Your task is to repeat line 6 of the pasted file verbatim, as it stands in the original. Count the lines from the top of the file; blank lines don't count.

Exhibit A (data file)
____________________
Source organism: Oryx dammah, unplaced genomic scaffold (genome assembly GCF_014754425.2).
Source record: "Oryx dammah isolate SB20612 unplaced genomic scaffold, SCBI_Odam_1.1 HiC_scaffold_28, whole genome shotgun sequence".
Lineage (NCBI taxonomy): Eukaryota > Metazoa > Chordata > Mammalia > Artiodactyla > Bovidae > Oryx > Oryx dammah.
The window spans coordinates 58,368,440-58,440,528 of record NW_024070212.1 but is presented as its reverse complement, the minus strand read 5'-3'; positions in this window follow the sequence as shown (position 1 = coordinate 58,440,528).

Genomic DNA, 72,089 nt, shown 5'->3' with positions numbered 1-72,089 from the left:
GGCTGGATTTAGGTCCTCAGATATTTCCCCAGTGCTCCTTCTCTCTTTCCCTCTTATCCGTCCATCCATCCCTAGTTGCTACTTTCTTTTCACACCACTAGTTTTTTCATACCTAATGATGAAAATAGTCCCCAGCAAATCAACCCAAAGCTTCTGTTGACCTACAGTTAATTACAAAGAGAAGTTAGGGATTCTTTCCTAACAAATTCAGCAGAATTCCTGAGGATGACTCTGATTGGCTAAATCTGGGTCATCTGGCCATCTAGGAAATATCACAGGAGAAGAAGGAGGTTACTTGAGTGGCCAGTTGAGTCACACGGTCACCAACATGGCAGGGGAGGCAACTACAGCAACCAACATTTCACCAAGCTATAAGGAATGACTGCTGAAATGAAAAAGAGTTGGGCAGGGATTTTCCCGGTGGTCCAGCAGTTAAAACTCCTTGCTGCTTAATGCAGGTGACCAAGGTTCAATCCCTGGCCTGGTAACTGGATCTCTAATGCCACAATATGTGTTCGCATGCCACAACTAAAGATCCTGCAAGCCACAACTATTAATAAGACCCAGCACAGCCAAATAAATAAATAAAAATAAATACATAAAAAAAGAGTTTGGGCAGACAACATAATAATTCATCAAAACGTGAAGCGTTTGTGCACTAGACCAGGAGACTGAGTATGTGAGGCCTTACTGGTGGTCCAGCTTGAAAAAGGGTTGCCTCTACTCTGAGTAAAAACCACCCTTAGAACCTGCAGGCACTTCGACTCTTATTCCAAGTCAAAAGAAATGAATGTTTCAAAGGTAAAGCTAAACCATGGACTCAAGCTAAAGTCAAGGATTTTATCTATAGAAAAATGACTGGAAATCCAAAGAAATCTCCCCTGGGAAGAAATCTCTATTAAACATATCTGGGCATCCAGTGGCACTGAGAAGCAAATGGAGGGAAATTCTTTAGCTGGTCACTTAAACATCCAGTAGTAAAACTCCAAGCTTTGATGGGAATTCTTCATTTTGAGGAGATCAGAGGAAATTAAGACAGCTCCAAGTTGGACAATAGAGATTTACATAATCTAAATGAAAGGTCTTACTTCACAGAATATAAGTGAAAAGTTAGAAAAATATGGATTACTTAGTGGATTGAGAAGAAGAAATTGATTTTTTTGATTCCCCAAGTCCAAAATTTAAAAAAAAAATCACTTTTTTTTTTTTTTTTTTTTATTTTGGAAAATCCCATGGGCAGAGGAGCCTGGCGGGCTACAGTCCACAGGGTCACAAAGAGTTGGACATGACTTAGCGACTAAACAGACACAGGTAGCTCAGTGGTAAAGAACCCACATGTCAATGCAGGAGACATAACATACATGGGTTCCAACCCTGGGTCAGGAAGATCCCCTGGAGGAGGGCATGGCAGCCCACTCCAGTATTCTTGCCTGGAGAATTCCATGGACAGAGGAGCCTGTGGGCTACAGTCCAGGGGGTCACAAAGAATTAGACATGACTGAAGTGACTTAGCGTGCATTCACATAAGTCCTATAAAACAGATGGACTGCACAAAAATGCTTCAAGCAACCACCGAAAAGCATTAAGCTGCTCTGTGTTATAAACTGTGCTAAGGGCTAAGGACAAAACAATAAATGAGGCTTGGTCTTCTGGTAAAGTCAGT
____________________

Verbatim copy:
GGCTGGATTTAGGTCCTCAGATATTTCCCCAGTGCTCCTTCTCTCTTTCCCTCTTATCCGTCCATCCATCCCTAGTTGCTACTTTCTTTTCACACCACTAGTTTTTTCATACCTAATGATGAAAATAGTCCCCAGCAAATCAACCCAAAGCTTCTGTTGACCTACAGTTAATTACAAAGAGAAGTTAGGGATTCTTTCCTAACAAATTCAGCAGAATTCCTGAGGATGACTCTGATTGGCTAAATCTGGGTCATCTGGCCATCTAGGAAATATCACAGGAGAAGAAGGAGGTTACTTGAGTGGCCAGTTGAGTCACACGGTCACCAACATGGCAGGGGAGGCAACTACAGCAACCAACATTTCACCAAGCTATAAGGAATGACTGCTGAAATGAAAAAGAGTTGGGCAGGGATTTTCCCGGTGGTCCAGCAGTTAAAACTCCTTGCTGCTTAATGCAGGTGACCAAGGTTCAATCCCTGGCCTGGTAACTGGATCTCTAATGCCACAATATGTGTTCGCATGCCACAACTAAAGATCCTGCAAGCCACAACTATTAATAAGACCCAGCACAGCCAAATAAATAAATAAAAATAAATACATAAAAAAAGAGTTTGGGCAGACAACATAATAATTCATCAAAACGTGAAGCGTTTGTGCACTAGACCAGGAGACTGAGTATGTGAGGCCTTACTGGTGGTCCAGCTTGAAAAAGGGTTGCCTCTACTCTGAGTAAAAACCACCCTTAGAACCTGCAGGCACTTCGACTCTTATTCCAAGTCAAAAGAAATGAATGTTTCAAAGGTAAAGCTAAACCATGGACTCAAGCTAAAGTCAAGGATTTTATCTATAGAAAAATGACTGGAAATCCAAAGAAATCTCCCCTGGGAAGAAATCTCTATTAAACATATCTGGGCATCCAGTGGCACTGAGAAGCAAATGGAGGGAAATTCTTTAGCTGGTCACTTAAACATCCAGTAGTAAAACTCCAAGCTTTGATGGGAATTCTTCATTTTGAGGAGATCAGAGGAAATTAAGACAGCTCCAAGTTGGACAATAGAGATTTACATAATCTAAATGAAAGGTCTTACTTCACAGAATATAAGTGAAAAGTTAGAAAAATATGGATTACTTAGTGGATTGAGAAGAAGAAATTGATTTTTTTGATTCCCCAAGTCCAAAATTTAAAAAAAAAATCACTTTTTTTTTTTTTTTTTTTTATTTTGGAAAATCCCATGGGCAGAGGAGCCTGGCGGGCTACAGTCCACAGGGTCACAAAGAGTTGGACATGACTTAGCGACTAAACAGACACAGGTAGCTCAGTGGTAAAGAACCCACATGTCAATGCAGGAGACATAACATACATGGGTTCCAACCCTGGGTCAGGAAGATCCCCTGGAGGAGGGCATGGCAGCCCACTCCAGTATTCTTGCCTGGAGAATTCCATGGACAGAGGAGCCTGTGGGCTACAGTCCAGGGGGTCACAAAGAATTAGACATGACTGAAGTGACTTAGCGTGCATTCACATAAGTCCTATAAAACAGATGGACTGCACAAAAATGCTTCAAGCAACCACCGAAAAGCATTAAGCTGCTCTGTGTTATAAACTGTGCTAAGGGCTAAGGACAAAACAATAAATGAGGCTTGGTCTTCTGGTAAAGTCAGT